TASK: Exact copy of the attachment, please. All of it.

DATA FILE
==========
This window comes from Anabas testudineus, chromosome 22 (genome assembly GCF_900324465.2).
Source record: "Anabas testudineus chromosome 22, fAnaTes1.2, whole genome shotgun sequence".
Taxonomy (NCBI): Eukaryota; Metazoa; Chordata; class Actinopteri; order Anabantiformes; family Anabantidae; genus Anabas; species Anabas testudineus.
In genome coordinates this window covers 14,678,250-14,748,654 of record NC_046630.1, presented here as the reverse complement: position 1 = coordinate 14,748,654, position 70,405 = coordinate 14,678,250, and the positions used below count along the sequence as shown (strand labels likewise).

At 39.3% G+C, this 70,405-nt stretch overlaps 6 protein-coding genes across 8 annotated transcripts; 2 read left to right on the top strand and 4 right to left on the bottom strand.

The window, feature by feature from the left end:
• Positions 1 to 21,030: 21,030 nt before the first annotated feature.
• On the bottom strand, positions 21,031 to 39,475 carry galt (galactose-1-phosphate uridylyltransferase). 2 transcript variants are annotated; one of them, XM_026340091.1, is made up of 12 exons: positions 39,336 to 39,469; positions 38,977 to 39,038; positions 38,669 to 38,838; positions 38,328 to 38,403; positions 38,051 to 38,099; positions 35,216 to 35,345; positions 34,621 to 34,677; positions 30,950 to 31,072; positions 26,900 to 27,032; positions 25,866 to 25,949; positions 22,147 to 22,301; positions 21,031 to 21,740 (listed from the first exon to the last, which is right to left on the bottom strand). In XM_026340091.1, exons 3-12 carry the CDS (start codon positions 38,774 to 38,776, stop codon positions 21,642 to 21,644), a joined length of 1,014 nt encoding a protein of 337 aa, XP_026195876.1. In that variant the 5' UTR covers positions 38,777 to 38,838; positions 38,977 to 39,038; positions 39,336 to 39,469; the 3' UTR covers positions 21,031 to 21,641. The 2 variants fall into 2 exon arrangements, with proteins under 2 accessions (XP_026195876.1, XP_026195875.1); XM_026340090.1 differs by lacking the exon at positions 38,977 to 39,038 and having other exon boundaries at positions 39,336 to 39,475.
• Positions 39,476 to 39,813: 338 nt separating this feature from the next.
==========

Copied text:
This window comes from Anabas testudineus, chromosome 22 (genome assembly GCF_900324465.2).
Source record: "Anabas testudineus chromosome 22, fAnaTes1.2, whole genome shotgun sequence".
Taxonomy (NCBI): Eukaryota; Metazoa; Chordata; class Actinopteri; order Anabantiformes; family Anabantidae; genus Anabas; species Anabas testudineus.
In genome coordinates this window covers 14,678,250-14,748,654 of record NC_046630.1, presented here as the reverse complement: position 1 = coordinate 14,748,654, position 70,405 = coordinate 14,678,250, and the positions used below count along the sequence as shown (strand labels likewise).

At 39.3% G+C, this 70,405-nt stretch overlaps 6 protein-coding genes across 8 annotated transcripts; 2 read left to right on the top strand and 4 right to left on the bottom strand.

The window, feature by feature from the left end:
• Positions 1 to 21,030: 21,030 nt before the first annotated feature.
• On the bottom strand, positions 21,031 to 39,475 carry galt (galactose-1-phosphate uridylyltransferase). 2 transcript variants are annotated; one of them, XM_026340091.1, is made up of 12 exons: positions 39,336 to 39,469; positions 38,977 to 39,038; positions 38,669 to 38,838; positions 38,328 to 38,403; positions 38,051 to 38,099; positions 35,216 to 35,345; positions 34,621 to 34,677; positions 30,950 to 31,072; positions 26,900 to 27,032; positions 25,866 to 25,949; positions 22,147 to 22,301; positions 21,031 to 21,740 (listed from the first exon to the last, which is right to left on the bottom strand). In XM_026340091.1, exons 3-12 carry the CDS (start codon positions 38,774 to 38,776, stop codon positions 21,642 to 21,644), a joined length of 1,014 nt encoding a protein of 337 aa, XP_026195876.1. In that variant the 5' UTR covers positions 38,777 to 38,838; positions 38,977 to 39,038; positions 39,336 to 39,469; the 3' UTR covers positions 21,031 to 21,641. The 2 variants fall into 2 exon arrangements, with proteins under 2 accessions (XP_026195876.1, XP_026195875.1); XM_026340090.1 differs by lacking the exon at positions 38,977 to 39,038 and having other exon boundaries at positions 39,336 to 39,475.
• Positions 39,476 to 39,813: 338 nt separating this feature from the next.